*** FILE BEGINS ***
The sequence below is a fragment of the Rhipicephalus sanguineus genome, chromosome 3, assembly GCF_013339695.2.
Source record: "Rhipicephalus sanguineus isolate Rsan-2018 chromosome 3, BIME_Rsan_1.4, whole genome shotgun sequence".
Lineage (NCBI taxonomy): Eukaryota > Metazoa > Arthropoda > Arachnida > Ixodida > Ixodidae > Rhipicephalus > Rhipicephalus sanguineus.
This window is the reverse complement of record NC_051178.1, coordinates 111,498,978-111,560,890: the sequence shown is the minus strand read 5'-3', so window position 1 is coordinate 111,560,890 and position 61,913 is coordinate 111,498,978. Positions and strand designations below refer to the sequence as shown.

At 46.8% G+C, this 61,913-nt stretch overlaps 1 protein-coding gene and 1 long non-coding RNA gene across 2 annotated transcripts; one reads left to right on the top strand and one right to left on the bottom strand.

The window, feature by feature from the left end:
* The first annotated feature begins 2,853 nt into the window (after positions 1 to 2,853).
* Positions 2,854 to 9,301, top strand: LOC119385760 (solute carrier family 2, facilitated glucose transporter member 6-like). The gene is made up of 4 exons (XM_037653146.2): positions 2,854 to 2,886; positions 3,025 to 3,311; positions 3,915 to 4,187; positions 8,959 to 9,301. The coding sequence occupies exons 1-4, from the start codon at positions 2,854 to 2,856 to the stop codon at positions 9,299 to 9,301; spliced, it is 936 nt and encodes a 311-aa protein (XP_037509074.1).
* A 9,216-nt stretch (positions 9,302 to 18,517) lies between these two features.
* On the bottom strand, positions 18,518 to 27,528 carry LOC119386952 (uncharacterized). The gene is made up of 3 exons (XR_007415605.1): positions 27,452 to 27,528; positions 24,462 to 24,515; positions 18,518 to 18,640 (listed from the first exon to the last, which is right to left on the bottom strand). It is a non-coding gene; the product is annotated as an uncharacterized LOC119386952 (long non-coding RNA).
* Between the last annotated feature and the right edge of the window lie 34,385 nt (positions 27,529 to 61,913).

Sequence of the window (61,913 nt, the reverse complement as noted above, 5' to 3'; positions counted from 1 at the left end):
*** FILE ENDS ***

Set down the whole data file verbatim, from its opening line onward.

The sequence below is a fragment of the Rhipicephalus sanguineus genome, chromosome 3, assembly GCF_013339695.2.
Source record: "Rhipicephalus sanguineus isolate Rsan-2018 chromosome 3, BIME_Rsan_1.4, whole genome shotgun sequence".
Lineage (NCBI taxonomy): Eukaryota > Metazoa > Arthropoda > Arachnida > Ixodida > Ixodidae > Rhipicephalus > Rhipicephalus sanguineus.
This window is the reverse complement of record NC_051178.1, coordinates 111,498,978-111,560,890: the sequence shown is the minus strand read 5'-3', so window position 1 is coordinate 111,560,890 and position 61,913 is coordinate 111,498,978. Positions and strand designations below refer to the sequence as shown.

At 46.8% G+C, this 61,913-nt stretch overlaps 1 protein-coding gene and 1 long non-coding RNA gene across 2 annotated transcripts; one reads left to right on the top strand and one right to left on the bottom strand.

The window, feature by feature from the left end:
* The first annotated feature begins 2,853 nt into the window (after positions 1 to 2,853).
* Positions 2,854 to 9,301, top strand: LOC119385760 (solute carrier family 2, facilitated glucose transporter member 6-like). The gene is made up of 4 exons (XM_037653146.2): positions 2,854 to 2,886; positions 3,025 to 3,311; positions 3,915 to 4,187; positions 8,959 to 9,301. The coding sequence occupies exons 1-4, from the start codon at positions 2,854 to 2,856 to the stop codon at positions 9,299 to 9,301; spliced, it is 936 nt and encodes a 311-aa protein (XP_037509074.1).
* A 9,216-nt stretch (positions 9,302 to 18,517) lies between these two features.
* On the bottom strand, positions 18,518 to 27,528 carry LOC119386952 (uncharacterized). The gene is made up of 3 exons (XR_007415605.1): positions 27,452 to 27,528; positions 24,462 to 24,515; positions 18,518 to 18,640 (listed from the first exon to the last, which is right to left on the bottom strand). It is a non-coding gene; the product is annotated as an uncharacterized LOC119386952 (long non-coding RNA).
* Between the last annotated feature and the right edge of the window lie 34,385 nt (positions 27,529 to 61,913).

Sequence of the window (61,913 nt, the reverse complement as noted above, 5' to 3'; positions counted from 1 at the left end):